According to the Telecom Regulatory Authority of India (TRAI), which maintains the National Do Not Call Register, only five per cent or 1.8 crore out of a total telephone subscriber base of 34. 4 crore in the country have registered against telemarketing calls.
It's quite possible that a large percentage of subscribers are not yet aware of the registry or how to register. The fact remains that subscribers need to be protected from unwanted and unethical calls. (Over 19,000 telemarketing companies are registered with TRAI)
Let me quote examples.
* A consumer bought a health insurance policy, and found that promises made by phone were not honoured on paper. This was a clear violation of insurance regulations, though one can return a policy within 15 days if its terms are not acceptable.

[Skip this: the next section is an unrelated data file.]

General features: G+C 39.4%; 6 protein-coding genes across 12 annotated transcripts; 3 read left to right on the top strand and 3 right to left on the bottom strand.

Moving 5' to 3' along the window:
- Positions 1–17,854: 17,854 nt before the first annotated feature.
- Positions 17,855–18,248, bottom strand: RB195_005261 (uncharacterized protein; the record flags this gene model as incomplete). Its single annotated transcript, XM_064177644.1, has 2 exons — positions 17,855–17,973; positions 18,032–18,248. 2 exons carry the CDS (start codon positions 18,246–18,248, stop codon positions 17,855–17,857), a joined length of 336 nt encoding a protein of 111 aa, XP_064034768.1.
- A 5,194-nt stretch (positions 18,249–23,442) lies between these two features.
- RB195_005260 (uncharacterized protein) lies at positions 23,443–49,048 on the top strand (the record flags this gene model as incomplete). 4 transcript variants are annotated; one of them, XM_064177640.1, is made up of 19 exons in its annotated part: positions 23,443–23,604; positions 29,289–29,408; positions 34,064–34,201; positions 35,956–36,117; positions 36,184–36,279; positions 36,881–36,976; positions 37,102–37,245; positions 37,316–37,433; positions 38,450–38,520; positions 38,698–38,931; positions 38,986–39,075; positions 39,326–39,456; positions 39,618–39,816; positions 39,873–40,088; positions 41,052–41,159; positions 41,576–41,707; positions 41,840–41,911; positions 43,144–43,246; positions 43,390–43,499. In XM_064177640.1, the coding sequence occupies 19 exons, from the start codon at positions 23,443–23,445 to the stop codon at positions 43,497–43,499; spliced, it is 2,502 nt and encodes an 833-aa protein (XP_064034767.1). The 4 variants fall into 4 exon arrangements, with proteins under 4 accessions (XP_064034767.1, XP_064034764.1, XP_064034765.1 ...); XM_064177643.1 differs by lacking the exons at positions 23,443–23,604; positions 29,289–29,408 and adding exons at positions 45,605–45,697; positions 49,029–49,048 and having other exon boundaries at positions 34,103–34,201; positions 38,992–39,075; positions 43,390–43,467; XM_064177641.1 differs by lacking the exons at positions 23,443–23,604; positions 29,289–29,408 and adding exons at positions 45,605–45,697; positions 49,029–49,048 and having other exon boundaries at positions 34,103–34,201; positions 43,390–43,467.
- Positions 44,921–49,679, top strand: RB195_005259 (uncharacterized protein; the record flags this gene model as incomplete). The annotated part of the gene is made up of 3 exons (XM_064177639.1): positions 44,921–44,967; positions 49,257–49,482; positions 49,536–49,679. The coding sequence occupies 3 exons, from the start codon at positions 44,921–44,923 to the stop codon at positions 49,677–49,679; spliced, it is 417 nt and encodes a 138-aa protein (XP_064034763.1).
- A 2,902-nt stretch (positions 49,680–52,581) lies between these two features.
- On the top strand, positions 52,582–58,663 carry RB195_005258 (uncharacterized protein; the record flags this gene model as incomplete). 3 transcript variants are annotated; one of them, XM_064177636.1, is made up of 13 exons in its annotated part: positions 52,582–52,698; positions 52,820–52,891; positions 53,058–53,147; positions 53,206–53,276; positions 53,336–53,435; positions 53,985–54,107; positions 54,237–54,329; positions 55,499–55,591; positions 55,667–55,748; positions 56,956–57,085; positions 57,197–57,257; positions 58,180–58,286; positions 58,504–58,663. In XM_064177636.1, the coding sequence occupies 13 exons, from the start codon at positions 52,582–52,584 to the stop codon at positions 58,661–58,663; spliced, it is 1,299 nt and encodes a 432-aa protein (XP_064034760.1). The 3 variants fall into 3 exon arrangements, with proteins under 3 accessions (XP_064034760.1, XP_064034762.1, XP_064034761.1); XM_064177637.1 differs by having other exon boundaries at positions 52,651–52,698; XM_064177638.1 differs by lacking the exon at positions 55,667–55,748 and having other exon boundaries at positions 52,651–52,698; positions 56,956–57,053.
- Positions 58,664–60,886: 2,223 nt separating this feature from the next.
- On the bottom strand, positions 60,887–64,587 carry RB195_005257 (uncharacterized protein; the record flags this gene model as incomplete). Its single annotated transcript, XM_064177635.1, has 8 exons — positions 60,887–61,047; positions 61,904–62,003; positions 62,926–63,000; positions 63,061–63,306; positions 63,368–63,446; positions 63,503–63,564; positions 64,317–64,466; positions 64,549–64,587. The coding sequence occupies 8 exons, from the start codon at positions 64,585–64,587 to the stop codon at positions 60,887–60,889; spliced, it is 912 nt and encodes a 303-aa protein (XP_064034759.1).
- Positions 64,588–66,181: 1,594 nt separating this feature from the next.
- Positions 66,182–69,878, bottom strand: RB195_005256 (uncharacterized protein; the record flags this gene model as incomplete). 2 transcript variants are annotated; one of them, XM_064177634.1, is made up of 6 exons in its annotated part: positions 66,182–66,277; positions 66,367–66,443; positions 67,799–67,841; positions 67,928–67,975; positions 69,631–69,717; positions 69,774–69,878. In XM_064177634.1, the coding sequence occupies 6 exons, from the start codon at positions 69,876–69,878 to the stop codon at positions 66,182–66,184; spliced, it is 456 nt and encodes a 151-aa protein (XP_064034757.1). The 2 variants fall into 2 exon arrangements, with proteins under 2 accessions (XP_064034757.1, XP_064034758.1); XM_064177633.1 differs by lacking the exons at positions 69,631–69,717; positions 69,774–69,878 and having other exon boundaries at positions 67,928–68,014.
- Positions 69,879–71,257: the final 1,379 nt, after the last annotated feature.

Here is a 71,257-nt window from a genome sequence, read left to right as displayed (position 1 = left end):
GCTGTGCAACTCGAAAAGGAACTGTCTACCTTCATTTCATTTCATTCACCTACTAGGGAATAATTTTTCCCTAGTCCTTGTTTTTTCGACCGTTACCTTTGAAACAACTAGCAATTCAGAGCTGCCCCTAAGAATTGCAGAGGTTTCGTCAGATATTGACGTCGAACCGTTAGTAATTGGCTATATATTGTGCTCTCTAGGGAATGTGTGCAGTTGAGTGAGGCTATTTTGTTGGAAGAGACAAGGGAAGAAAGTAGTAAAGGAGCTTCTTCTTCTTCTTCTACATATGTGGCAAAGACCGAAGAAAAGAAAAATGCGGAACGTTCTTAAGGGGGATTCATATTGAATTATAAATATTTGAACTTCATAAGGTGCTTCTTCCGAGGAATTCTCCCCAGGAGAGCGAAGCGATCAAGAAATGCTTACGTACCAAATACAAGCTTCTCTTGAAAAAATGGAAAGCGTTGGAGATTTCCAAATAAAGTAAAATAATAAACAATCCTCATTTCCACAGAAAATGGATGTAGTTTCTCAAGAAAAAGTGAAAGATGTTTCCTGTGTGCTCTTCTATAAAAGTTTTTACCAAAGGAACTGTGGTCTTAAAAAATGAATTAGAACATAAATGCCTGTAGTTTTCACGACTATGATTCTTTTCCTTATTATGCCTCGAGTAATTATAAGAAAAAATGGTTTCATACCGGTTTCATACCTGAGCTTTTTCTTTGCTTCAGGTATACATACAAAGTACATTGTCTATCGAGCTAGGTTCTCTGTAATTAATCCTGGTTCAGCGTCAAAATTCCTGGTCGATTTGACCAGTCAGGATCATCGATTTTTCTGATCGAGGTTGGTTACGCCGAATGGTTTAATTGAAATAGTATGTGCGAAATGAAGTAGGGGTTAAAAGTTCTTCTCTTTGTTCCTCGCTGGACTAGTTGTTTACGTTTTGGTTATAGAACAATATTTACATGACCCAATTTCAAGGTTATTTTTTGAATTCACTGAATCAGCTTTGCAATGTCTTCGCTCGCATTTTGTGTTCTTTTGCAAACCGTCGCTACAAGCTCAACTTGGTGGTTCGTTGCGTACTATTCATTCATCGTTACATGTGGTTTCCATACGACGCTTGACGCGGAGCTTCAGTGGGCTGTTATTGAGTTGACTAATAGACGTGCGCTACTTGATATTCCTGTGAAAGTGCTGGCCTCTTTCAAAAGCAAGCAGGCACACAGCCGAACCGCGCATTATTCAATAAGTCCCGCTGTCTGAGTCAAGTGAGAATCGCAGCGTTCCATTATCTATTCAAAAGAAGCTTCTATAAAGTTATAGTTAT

* One consumer asked a telemarketer speaking for her mobile service provider to call an hour later on a new scheme being offered. No call came, but she got a text message congratulating her for having taken up the offer!
* An insurer promised a consumer on the cellphone guaranteed benefits and great returns on a unit-linked insurance product in violation of marketing guidelines of the insurance regulator. She was urged to invest on the basis of verbal promises.
A common feature of almost all telemarketing calls is that they do not want to send any written communication. They want you to make a buying decision on the basis of oral information given on the phone. In most cases, that information is incomplete, misleading and aimed at painting an attractive picture of the product or the service. In fact many times they use oral communication to make promises that they know they cannot keep.
So it's time we had a strong regulation that specifically prohibits deceptive practices in telemarketing and also makes it
mandatory for telemarketing companies to send out written communication on the product or service prior to finalization of any deal.
(Puspa Girimaji Senior journalist, consumer affairs specialist)